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post #5 of Old 03-14-2008
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Yep, they've already taken the hit, so to speak.
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post #6 of Old 03-14-2008
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If your concern is maintenance then it's all about the components. Generally one assumes a higher level of quality windlass (for example) on a production Swan or Oyster than a standard European Production boat. Still doesn't matter squat if the owner doesn't maintain it. Unfortunately a surveyor merely notes the presence of, and occasionally the operation of, a component - he/she can not tell beyond outwardly obvious cleanliness if a windlass/winch, etc. has been maintained.
Engine life is engine life and depends more on maintenance then make and model.
The hull and it's design are not large maintenance items, and if interior joinery is a issue because it's working to much (flex etc..) then it is what it is when you buy it.
All in all, newer should mean less maintenance in the short term, your results may vary depending on the variable number of variables - i.e., really there is no answer beyond meaningless dribble so I'll just shut up.
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post #7 of Old 03-14-2008
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There are no rules; only generalizations and we all know about generalizations....
Also, you can't reasonably compare value based on a search of the internet - there are too any unknowns.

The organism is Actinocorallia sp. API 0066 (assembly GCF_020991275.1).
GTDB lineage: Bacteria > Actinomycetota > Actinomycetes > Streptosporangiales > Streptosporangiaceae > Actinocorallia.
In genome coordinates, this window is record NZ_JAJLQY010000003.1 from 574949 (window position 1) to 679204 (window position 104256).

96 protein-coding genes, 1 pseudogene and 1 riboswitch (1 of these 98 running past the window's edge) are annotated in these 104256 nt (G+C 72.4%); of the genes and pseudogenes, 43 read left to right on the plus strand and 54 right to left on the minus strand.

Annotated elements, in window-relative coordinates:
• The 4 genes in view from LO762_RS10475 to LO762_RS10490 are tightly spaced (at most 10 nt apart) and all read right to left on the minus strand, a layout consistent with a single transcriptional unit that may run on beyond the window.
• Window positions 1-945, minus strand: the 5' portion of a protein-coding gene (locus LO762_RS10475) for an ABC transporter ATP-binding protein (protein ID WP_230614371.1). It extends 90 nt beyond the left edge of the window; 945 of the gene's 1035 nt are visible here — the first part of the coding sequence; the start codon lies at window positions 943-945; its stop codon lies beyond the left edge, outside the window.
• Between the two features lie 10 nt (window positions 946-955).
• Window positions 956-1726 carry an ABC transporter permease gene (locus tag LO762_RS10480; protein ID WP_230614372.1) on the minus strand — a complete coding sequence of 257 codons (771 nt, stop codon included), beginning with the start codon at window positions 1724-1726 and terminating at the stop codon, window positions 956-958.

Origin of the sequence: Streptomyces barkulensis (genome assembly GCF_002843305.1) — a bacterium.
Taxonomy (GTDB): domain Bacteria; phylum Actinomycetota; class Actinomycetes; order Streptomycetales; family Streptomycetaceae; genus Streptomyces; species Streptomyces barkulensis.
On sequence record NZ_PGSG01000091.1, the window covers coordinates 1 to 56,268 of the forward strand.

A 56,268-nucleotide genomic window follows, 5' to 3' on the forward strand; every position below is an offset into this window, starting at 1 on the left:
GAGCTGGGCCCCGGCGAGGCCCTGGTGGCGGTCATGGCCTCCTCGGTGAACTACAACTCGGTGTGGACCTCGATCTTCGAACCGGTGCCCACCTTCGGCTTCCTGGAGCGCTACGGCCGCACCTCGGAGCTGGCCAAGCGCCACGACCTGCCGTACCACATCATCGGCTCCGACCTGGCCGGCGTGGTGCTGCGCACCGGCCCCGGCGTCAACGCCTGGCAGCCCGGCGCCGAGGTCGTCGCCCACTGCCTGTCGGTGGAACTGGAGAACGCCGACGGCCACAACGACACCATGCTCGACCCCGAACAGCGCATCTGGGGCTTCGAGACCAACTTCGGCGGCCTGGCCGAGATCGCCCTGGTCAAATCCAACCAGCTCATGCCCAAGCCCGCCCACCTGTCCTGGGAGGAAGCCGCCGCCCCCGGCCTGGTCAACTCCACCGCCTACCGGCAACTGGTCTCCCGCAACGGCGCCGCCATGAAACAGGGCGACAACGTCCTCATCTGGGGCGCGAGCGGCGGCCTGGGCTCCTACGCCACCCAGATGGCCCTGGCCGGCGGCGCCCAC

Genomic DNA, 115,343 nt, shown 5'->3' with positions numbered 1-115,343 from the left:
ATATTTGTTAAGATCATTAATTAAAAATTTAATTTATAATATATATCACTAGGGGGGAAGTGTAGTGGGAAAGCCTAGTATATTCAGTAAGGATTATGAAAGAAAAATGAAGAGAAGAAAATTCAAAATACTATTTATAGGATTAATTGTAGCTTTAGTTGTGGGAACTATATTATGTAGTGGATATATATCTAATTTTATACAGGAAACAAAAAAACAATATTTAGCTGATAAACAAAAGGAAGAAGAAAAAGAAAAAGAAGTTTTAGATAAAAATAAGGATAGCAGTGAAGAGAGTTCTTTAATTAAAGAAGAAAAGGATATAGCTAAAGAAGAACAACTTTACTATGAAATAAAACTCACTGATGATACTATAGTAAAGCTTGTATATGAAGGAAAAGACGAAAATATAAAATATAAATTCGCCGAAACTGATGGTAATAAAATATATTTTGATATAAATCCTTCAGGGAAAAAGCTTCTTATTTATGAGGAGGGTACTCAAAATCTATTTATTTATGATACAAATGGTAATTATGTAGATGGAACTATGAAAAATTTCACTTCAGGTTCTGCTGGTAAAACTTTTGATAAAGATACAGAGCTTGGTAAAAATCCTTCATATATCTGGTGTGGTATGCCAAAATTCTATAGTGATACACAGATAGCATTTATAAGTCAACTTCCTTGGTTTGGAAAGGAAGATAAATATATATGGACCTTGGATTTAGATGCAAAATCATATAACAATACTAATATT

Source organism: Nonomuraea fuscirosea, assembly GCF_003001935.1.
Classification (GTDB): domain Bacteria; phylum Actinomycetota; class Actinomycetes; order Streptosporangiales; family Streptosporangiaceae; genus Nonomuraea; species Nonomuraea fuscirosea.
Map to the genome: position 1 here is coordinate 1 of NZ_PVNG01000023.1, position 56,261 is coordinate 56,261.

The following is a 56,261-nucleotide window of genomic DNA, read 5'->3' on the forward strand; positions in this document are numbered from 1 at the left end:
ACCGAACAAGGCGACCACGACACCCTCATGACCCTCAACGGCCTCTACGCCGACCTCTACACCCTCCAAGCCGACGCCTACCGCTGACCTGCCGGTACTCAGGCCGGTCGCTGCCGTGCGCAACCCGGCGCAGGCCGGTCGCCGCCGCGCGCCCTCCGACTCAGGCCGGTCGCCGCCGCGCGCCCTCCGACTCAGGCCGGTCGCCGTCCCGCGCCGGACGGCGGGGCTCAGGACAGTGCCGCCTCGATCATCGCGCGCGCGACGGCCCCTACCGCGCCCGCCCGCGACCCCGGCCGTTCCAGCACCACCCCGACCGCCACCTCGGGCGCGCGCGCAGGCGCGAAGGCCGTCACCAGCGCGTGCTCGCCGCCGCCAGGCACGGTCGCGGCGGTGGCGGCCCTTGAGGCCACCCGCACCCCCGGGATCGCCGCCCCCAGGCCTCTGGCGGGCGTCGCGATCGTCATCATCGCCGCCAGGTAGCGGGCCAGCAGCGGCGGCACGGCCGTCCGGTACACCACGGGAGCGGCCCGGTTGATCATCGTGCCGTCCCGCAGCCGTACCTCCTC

So, another vote for the comparison being meaningless
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post #8 of Old 03-14-2008
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Quality is what it is. Look at anything built of hi-quality materials, intended to endure, and you will see. They still look great, are still solid and functional. Higher quality items will stand up to more abuse/poor maintenance than lesser items, and still endure, but with everything there is a limit. The best you can do is not be in a hurry, inspect in detail, and buy within your current, and future financial scope. Make the best choice you can make, be at peace with that, make the leap, and deal with the issues that arise.
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post #9 of Old 03-14-2008
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Variable craftsmanship obviously has an impact on how "gracefully" a boat will age - as well as owner maintenance. Based upon experiences in owning both high quality and mediocre boats, I do agree however, with all comments regarding boats built with higher quality materials having better endurance in the long run, over boats using less noble materials. Isolating all other variables, this fact remains true.

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post #10 of Old 03-14-2008
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Well maintained older boats will already have components or systems replaced or upgraded as needed. Obviously it depends on the particular boat, and you can't make sweeping generalizations about them.

From the sound of your question, and the fact that you would consider anything in the spectrum from the cheap French production boats, to blue water cruisers, to Swans, I suspect you haven't decided upon the type of sailing you expect to do, or what you expect from the boat. If you're serious about sailing, I'd take a couple years to sort out these issues before buying a 50-footer. On the other hand, if you just want something that looks nice for dockside parties and bragging rights, then jump right in there and spend as much as your ego needs.